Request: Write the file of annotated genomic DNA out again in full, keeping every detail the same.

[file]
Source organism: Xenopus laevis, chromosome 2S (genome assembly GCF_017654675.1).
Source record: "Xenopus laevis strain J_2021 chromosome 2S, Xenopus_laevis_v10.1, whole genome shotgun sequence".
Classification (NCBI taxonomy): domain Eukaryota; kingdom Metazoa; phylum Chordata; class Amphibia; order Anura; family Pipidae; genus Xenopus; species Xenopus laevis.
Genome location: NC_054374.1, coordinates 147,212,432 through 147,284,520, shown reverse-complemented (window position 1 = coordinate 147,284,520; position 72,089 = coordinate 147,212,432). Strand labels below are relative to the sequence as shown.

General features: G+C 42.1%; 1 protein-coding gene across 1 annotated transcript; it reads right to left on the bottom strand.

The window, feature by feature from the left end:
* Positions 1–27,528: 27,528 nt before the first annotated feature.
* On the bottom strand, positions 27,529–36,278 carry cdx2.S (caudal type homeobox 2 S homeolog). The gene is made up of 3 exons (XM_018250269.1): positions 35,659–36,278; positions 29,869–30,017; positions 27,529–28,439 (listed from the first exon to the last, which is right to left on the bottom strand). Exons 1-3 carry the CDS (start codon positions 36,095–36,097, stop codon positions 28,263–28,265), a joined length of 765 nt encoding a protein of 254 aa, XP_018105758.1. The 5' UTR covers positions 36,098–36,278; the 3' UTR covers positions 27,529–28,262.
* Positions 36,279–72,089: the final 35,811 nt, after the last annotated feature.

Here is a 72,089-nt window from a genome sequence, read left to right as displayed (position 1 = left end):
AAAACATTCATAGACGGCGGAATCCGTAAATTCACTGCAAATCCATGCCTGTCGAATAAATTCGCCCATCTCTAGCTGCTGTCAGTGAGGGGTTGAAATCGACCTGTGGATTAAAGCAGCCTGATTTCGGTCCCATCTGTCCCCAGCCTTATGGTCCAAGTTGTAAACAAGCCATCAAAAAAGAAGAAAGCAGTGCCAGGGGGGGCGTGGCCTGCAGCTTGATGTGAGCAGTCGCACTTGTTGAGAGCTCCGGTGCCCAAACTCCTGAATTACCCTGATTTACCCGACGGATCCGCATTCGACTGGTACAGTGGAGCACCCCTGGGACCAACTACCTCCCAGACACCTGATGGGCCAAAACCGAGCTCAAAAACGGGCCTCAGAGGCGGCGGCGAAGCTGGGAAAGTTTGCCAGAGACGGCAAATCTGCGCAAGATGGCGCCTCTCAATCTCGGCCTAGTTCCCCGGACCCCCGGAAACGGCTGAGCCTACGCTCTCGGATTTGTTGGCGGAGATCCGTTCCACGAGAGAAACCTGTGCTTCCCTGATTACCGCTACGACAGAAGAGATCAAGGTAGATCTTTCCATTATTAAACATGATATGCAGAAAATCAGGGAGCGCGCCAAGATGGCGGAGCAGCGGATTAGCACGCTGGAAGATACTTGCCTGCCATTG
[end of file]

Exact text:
Source organism: Xenopus laevis, chromosome 2S (genome assembly GCF_017654675.1).
Source record: "Xenopus laevis strain J_2021 chromosome 2S, Xenopus_laevis_v10.1, whole genome shotgun sequence".
Classification (NCBI taxonomy): domain Eukaryota; kingdom Metazoa; phylum Chordata; class Amphibia; order Anura; family Pipidae; genus Xenopus; species Xenopus laevis.
Genome location: NC_054374.1, coordinates 147,212,432 through 147,284,520, shown reverse-complemented (window position 1 = coordinate 147,284,520; position 72,089 = coordinate 147,212,432). Strand labels below are relative to the sequence as shown.

General features: G+C 42.1%; 1 protein-coding gene across 1 annotated transcript; it reads right to left on the bottom strand.

The window, feature by feature from the left end:
* Positions 1–27,528: 27,528 nt before the first annotated feature.
* On the bottom strand, positions 27,529–36,278 carry cdx2.S (caudal type homeobox 2 S homeolog). The gene is made up of 3 exons (XM_018250269.1): positions 35,659–36,278; positions 29,869–30,017; positions 27,529–28,439 (listed from the first exon to the last, which is right to left on the bottom strand). Exons 1-3 carry the CDS (start codon positions 36,095–36,097, stop codon positions 28,263–28,265), a joined length of 765 nt encoding a protein of 254 aa, XP_018105758.1. The 5' UTR covers positions 36,098–36,278; the 3' UTR covers positions 27,529–28,262.
* Positions 36,279–72,089: the final 35,811 nt, after the last annotated feature.

Here is a 72,089-nt window from a genome sequence, read left to right as displayed (position 1 = left end):
AAAACATTCATAGACGGCGGAATCCGTAAATTCACTGCAAATCCATGCCTGTCGAATAAATTCGCCCATCTCTAGCTGCTGTCAGTGAGGGGTTGAAATCGACCTGTGGATTAAAGCAGCCTGATTTCGGTCCCATCTGTCCCCAGCCTTATGGTCCAAGTTGTAAACAAGCCATCAAAAAAGAAGAAAGCAGTGCCAGGGGGGGCGTGGCCTGCAGCTTGATGTGAGCAGTCGCACTTGTTGAGAGCTCCGGTGCCCAAACTCCTGAATTACCCTGATTTACCCGACGGATCCGCATTCGACTGGTACAGTGGAGCACCCCTGGGACCAACTACCTCCCAGACACCTGATGGGCCAAAACCGAGCTCAAAAACGGGCCTCAGAGGCGGCGGCGAAGCTGGGAAAGTTTGCCAGAGACGGCAAATCTGCGCAAGATGGCGCCTCTCAATCTCGGCCTAGTTCCCCGGACCCCCGGAAACGGCTGAGCCTACGCTCTCGGATTTGTTGGCGGAGATCCGTTCCACGAGAGAAACCTGTGCTTCCCTGATTACCGCTACGACAGAAGAGATCAAGGTAGATCTTTCCATTATTAAACATGATATGCAGAAAATCAGGGAGCGCGCCAAGATGGCGGAGCAGCGGATTAGCACGCTGGAAGATACTTGCCTGCCATTG